Danger not only comes from the outside during an accident. In unfortunate cases even passengers wearing their seat belts can come into contact and injure each other. Interseat Protection in both seat rows helps to prevent this.
Mercedes safety specialists are presenting two proposed solutions in one with Interseat Protection: a protective system for the driver/front passenger and one for the rear-seat passengers. As a common feature of both, the occupants are physically separated from each other if the PRE-SAFE® system registers an accident. Within fractions of a second, a lattice-like airbag support structure extends from between the front seats to keep the driver and front passenger apart. A seat-mounted solution like this has the advantage that the protective barrier adapts itself to the position of the front seats.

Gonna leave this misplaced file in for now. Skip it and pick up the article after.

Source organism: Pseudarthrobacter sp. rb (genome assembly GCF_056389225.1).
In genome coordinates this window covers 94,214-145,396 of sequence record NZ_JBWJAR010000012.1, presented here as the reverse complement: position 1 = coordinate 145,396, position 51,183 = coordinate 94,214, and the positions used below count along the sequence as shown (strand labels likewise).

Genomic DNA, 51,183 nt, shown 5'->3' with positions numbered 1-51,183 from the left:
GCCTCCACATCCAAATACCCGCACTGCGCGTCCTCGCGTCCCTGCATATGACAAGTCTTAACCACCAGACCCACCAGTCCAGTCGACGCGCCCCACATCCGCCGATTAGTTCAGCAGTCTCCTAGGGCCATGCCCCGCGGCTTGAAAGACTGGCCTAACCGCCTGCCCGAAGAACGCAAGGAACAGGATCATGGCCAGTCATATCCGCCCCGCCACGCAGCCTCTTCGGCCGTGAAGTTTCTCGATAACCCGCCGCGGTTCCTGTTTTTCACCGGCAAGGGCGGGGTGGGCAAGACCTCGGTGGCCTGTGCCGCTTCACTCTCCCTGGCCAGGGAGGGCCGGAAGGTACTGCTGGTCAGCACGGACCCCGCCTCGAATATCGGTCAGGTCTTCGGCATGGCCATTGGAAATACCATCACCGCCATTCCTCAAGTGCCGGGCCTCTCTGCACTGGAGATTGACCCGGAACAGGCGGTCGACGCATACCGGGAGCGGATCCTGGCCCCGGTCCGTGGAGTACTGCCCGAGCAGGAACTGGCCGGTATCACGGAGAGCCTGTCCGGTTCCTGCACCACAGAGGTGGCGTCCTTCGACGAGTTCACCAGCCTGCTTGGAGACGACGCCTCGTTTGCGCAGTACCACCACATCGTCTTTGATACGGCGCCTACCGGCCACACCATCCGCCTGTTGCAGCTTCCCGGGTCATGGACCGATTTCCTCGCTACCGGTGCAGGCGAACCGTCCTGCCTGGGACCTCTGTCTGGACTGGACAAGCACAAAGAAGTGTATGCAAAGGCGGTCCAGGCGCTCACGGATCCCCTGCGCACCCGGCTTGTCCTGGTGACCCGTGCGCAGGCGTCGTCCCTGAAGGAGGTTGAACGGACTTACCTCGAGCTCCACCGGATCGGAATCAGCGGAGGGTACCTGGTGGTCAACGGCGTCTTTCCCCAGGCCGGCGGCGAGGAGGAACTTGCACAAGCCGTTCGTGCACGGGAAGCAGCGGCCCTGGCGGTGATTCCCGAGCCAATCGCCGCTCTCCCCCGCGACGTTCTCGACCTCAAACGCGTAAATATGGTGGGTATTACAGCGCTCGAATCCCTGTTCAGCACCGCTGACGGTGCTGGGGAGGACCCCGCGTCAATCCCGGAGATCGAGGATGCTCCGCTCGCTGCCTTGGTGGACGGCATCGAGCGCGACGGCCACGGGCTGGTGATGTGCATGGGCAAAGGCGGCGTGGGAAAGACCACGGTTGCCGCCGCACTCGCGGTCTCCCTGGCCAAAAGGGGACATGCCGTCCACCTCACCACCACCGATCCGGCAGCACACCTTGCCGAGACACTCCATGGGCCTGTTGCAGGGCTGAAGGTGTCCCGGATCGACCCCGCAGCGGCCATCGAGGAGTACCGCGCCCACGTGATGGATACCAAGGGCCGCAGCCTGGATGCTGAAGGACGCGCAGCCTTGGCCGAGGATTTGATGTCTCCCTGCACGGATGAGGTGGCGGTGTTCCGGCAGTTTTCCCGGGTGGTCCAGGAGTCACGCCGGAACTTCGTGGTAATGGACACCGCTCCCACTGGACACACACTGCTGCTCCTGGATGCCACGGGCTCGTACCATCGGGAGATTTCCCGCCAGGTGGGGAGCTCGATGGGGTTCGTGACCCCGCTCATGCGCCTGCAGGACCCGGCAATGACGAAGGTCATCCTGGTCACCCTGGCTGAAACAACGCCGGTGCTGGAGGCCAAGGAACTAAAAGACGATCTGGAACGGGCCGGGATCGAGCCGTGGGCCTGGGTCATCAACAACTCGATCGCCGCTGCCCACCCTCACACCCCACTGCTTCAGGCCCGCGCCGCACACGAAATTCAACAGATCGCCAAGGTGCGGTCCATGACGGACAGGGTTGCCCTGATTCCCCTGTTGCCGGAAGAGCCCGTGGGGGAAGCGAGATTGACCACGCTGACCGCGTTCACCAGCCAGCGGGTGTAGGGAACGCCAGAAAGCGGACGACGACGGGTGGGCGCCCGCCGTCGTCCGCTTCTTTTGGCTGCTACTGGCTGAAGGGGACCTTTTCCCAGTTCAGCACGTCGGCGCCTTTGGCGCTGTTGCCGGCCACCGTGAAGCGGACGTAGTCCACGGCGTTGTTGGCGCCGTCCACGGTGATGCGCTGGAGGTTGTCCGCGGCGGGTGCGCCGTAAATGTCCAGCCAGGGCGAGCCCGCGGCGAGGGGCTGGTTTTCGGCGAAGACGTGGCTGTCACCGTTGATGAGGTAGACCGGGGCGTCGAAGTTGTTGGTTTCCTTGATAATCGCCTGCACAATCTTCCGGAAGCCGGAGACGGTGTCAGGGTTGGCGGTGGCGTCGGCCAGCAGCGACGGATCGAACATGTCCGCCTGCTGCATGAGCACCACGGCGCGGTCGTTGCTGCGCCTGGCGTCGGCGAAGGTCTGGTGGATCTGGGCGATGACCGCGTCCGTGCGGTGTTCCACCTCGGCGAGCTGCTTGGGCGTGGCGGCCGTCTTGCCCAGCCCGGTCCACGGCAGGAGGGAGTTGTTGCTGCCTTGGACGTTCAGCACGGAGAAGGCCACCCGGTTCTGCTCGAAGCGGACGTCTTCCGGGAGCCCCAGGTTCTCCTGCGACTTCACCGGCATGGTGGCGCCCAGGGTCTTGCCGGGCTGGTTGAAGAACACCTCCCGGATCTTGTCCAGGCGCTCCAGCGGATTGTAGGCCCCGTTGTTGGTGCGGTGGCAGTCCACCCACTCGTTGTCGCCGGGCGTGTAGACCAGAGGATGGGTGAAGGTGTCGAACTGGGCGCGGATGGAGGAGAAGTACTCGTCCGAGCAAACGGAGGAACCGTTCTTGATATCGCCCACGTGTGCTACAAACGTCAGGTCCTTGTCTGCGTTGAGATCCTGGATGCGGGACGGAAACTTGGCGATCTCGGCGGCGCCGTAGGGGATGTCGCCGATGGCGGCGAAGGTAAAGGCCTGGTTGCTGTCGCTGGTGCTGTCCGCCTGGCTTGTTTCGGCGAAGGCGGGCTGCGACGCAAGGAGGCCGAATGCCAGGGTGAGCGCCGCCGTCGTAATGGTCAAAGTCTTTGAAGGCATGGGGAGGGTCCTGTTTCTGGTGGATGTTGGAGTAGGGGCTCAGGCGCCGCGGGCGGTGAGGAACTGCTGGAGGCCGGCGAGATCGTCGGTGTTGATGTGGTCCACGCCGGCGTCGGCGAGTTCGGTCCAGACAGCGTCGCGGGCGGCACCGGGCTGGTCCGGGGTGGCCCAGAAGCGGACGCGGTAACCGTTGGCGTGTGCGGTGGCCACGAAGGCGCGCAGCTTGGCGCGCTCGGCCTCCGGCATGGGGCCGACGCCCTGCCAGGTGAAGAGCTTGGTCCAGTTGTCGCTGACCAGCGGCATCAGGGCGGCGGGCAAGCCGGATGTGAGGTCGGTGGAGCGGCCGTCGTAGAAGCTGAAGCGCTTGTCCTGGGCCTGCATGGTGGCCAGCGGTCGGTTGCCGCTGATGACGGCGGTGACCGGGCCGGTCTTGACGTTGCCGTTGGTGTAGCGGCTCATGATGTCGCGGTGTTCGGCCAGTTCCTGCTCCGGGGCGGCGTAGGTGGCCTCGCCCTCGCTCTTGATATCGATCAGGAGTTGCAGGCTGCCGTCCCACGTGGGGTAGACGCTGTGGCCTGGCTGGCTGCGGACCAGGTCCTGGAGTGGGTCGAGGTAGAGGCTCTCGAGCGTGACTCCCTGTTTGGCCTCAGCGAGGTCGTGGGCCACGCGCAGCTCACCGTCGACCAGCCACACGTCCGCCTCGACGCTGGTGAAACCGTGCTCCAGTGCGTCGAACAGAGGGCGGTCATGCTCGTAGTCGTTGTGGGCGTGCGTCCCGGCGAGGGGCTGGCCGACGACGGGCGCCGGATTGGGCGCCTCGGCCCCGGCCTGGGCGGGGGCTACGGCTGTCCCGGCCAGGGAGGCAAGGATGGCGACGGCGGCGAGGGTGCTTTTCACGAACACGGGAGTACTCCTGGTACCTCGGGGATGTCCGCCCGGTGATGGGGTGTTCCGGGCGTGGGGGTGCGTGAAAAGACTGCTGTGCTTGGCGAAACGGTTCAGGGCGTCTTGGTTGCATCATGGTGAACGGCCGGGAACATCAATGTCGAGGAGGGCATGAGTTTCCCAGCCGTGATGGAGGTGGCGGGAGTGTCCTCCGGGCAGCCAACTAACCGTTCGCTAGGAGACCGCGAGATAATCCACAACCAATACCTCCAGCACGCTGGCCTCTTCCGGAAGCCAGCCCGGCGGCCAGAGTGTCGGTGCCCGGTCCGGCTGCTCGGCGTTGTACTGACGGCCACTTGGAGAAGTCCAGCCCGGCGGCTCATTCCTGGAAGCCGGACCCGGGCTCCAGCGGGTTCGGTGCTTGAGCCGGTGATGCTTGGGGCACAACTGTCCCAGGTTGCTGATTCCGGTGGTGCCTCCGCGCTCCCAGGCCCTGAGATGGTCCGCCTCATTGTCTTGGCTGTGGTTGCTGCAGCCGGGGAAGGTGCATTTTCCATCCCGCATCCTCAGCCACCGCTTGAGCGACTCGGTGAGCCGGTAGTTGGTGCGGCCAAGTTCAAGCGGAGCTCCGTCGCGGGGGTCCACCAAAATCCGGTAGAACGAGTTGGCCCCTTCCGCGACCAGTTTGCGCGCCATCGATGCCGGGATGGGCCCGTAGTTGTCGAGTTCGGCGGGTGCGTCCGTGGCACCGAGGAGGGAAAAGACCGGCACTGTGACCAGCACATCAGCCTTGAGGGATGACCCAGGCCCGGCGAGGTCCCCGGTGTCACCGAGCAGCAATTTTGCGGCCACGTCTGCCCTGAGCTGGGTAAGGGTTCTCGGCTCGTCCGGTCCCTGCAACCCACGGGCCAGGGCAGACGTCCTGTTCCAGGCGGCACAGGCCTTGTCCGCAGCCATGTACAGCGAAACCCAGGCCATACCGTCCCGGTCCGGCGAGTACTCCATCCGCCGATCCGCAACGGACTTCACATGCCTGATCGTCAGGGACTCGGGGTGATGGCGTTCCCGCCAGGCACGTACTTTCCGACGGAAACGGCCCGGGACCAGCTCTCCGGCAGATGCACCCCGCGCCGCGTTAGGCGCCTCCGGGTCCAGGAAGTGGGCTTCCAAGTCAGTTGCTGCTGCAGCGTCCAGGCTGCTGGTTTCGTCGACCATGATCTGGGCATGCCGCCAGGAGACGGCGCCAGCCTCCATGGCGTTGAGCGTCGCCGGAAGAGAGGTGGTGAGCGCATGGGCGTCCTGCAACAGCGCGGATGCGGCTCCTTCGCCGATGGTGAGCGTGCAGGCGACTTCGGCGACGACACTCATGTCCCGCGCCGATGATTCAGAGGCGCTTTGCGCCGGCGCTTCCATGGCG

The seat position does not need to be taken into account in the rear, therefore a protective pad located above the centre armrest is used when an accident is detected. This pad helps to prevent the two passengers in the rear from striking each other. When the pad is at rest it can be activated as part of PRE-SAFE®. Within fractions of a second, the seat divider emerges and the two head supports are deployed.
Mercedes accident research has shown that during a side impact, and also during a rollover, the heads of the passengers move along different paths: around 50 milliseconds after the accident, the head of the person facing the impact changes the direction of its evasive movement towards the center of the vehicle - impelled by the sidebag and head airbag. A second important finding from these analyses is that a collision between the passengers can only be avoided if the torso is supported. The protective pad of the Interseat Protection system is dimensioned accordingly.